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Cataract

A cataracti is a clouding of the eye's natural lens, which lies behind the iris and the pupil. The lens works much like a camera lens, focusing light onto the retina at the back of the eye. The lens also adjusts the eye's focus, letting us see things clearly both up close and far away.

The lens is mostly made of water and protein. The protein is arranged in a precise way that keeps the lens clear and lets light pass through it. But as we age, some of the protein may clump together and start to cloud a small area of the lens. This is a cataract, and over time, it may grow larger and cloud more of the lens, making it harder to see.

Researchers are gaining additional insights about what causes these specific types of proteins (crystallins) to cluster in abnormal ways to cause lens cloudiness and cataracts. One recent finding suggests that fragmented versions of these proteins bind with normal proteins, thus disrupting normal function.

Cataracts are classified as one of three types:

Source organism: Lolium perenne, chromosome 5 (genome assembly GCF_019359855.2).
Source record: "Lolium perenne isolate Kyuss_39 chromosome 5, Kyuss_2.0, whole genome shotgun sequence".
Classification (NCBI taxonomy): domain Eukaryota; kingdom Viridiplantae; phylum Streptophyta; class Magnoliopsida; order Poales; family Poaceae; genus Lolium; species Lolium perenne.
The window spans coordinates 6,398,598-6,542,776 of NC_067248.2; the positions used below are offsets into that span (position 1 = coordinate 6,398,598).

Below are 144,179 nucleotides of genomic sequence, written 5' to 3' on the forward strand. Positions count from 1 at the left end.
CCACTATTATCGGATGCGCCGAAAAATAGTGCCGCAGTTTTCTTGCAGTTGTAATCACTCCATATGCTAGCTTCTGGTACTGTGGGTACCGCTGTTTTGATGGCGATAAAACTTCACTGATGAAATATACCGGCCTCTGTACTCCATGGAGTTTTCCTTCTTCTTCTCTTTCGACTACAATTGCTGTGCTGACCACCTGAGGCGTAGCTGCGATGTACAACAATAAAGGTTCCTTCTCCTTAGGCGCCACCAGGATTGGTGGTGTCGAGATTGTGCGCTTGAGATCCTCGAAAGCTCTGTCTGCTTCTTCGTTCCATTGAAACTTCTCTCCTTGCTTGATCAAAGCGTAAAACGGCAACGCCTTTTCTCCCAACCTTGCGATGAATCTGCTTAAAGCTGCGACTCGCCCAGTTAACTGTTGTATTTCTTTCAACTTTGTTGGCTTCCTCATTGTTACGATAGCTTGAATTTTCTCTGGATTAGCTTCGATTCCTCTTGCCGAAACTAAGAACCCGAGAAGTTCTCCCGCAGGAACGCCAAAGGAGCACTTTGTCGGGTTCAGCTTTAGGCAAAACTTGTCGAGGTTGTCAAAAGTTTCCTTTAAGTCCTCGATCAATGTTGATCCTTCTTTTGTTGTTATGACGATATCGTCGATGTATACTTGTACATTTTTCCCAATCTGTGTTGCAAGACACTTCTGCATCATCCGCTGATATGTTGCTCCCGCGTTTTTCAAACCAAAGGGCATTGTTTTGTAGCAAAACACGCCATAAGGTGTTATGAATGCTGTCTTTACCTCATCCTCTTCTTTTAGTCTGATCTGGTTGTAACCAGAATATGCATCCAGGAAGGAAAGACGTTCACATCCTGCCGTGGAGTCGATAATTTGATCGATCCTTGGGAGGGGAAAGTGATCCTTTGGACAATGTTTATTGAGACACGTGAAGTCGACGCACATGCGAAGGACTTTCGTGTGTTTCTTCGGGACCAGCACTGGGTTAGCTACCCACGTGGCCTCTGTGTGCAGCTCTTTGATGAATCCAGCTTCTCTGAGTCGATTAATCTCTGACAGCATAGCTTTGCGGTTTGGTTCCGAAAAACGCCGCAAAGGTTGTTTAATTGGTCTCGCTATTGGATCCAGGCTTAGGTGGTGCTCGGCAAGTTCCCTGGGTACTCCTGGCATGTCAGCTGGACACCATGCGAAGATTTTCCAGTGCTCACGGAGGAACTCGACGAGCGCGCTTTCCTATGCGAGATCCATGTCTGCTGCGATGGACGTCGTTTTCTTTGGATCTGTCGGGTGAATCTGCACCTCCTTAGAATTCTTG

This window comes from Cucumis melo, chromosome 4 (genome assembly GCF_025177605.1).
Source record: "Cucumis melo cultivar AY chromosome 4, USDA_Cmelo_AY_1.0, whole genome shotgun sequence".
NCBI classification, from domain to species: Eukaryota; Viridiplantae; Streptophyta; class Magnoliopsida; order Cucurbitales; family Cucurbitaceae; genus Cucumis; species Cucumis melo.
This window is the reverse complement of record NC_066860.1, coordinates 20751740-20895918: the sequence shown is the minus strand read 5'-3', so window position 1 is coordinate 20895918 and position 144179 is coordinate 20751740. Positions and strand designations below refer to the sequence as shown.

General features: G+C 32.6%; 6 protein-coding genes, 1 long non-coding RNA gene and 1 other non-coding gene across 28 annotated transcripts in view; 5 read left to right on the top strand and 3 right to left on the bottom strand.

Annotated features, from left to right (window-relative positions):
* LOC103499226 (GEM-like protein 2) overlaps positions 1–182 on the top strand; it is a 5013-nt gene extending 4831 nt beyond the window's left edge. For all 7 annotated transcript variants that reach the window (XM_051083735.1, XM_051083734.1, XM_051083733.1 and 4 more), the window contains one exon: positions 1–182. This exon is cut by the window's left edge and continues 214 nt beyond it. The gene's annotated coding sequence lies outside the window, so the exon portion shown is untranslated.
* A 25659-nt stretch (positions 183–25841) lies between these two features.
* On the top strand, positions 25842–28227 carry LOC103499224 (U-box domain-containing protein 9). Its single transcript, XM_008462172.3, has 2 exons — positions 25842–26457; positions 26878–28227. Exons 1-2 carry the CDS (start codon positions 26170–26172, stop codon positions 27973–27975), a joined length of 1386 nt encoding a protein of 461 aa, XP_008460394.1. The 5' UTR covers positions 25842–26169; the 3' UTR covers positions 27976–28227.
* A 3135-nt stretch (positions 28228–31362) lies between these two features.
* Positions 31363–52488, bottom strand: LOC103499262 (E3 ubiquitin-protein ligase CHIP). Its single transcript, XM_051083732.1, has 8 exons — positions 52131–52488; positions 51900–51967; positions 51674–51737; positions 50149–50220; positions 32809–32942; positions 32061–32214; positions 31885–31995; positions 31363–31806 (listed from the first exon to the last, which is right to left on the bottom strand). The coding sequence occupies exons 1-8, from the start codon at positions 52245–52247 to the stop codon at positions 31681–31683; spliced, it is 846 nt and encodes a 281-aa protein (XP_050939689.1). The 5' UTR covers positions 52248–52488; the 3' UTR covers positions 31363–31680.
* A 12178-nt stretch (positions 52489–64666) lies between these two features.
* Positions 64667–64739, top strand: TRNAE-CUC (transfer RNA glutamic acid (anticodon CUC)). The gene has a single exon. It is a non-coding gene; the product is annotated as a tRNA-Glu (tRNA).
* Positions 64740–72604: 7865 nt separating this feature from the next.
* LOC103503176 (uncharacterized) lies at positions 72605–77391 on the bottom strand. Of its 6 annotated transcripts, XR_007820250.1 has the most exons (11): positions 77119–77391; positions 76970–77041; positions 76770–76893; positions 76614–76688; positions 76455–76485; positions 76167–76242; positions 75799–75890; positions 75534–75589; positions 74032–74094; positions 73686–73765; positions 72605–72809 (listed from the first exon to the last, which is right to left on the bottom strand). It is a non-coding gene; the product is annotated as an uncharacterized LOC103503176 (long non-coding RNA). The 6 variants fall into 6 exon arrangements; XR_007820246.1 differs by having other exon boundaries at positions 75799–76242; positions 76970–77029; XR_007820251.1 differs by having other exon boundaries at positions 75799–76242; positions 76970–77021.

• A nuclear cataract is most commonly seen as it forms. This cataract forms in the nucleus, the center of the lens, and is due to natural aging changes.
  • A cortical cataract, which forms in the lens cortex, gradually extends its spokes from the outside of the lens to the center. Many diabetics develop cortical cataracts
  • A subcapsular cataract begins at the back of the lens. People with diabetes, high farsightedness, retinitis pigmentosa or those taking high doses of steroids may develop a subcapsular cataract. Acute diabetic cataracts are rare. They often have a rapid onset, appear as fine, feathery streak-like posterior subcapsular opacities, and can resolve spontaneously.
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